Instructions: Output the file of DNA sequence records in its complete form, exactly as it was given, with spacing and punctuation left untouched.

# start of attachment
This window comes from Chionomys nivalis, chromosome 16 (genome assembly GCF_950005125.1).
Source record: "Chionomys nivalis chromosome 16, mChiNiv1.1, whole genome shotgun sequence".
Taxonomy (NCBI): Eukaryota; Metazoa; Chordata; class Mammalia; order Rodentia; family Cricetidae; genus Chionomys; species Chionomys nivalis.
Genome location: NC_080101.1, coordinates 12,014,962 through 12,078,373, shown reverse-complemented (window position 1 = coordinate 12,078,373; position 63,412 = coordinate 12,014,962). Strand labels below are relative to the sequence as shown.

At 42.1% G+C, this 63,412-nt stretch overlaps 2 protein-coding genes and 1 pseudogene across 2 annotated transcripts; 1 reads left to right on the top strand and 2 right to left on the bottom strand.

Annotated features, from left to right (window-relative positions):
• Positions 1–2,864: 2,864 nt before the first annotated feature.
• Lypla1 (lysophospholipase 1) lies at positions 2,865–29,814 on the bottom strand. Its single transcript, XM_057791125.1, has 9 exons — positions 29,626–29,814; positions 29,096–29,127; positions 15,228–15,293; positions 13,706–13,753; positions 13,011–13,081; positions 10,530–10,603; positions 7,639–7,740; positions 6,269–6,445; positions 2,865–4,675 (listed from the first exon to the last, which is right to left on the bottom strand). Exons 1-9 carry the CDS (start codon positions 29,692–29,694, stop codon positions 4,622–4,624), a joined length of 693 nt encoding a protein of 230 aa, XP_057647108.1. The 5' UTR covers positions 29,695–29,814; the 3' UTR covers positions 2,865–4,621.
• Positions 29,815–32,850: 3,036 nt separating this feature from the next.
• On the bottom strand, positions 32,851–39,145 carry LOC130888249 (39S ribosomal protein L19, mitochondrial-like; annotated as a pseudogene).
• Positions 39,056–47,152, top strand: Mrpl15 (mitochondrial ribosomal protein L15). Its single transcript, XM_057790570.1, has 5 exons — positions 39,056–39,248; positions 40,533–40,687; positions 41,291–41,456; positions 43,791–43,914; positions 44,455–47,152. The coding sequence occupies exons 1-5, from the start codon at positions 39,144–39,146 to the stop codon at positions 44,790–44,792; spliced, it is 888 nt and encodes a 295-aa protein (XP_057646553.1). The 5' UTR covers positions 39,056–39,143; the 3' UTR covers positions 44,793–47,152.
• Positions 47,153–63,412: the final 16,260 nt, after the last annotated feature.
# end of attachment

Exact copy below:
This window comes from Chionomys nivalis, chromosome 16 (genome assembly GCF_950005125.1).
Source record: "Chionomys nivalis chromosome 16, mChiNiv1.1, whole genome shotgun sequence".
Taxonomy (NCBI): Eukaryota; Metazoa; Chordata; class Mammalia; order Rodentia; family Cricetidae; genus Chionomys; species Chionomys nivalis.
Genome location: NC_080101.1, coordinates 12,014,962 through 12,078,373, shown reverse-complemented (window position 1 = coordinate 12,078,373; position 63,412 = coordinate 12,014,962). Strand labels below are relative to the sequence as shown.

At 42.1% G+C, this 63,412-nt stretch overlaps 2 protein-coding genes and 1 pseudogene across 2 annotated transcripts; 1 reads left to right on the top strand and 2 right to left on the bottom strand.

Annotated features, from left to right (window-relative positions):
• Positions 1–2,864: 2,864 nt before the first annotated feature.
• Lypla1 (lysophospholipase 1) lies at positions 2,865–29,814 on the bottom strand. Its single transcript, XM_057791125.1, has 9 exons — positions 29,626–29,814; positions 29,096–29,127; positions 15,228–15,293; positions 13,706–13,753; positions 13,011–13,081; positions 10,530–10,603; positions 7,639–7,740; positions 6,269–6,445; positions 2,865–4,675 (listed from the first exon to the last, which is right to left on the bottom strand). Exons 1-9 carry the CDS (start codon positions 29,692–29,694, stop codon positions 4,622–4,624), a joined length of 693 nt encoding a protein of 230 aa, XP_057647108.1. The 5' UTR covers positions 29,695–29,814; the 3' UTR covers positions 2,865–4,621.
• Positions 29,815–32,850: 3,036 nt separating this feature from the next.
• On the bottom strand, positions 32,851–39,145 carry LOC130888249 (39S ribosomal protein L19, mitochondrial-like; annotated as a pseudogene).
• Positions 39,056–47,152, top strand: Mrpl15 (mitochondrial ribosomal protein L15). Its single transcript, XM_057790570.1, has 5 exons — positions 39,056–39,248; positions 40,533–40,687; positions 41,291–41,456; positions 43,791–43,914; positions 44,455–47,152. The coding sequence occupies exons 1-5, from the start codon at positions 39,144–39,146 to the stop codon at positions 44,790–44,792; spliced, it is 888 nt and encodes a 295-aa protein (XP_057646553.1). The 5' UTR covers positions 39,056–39,143; the 3' UTR covers positions 44,793–47,152.
• Positions 47,153–63,412: the final 16,260 nt, after the last annotated feature.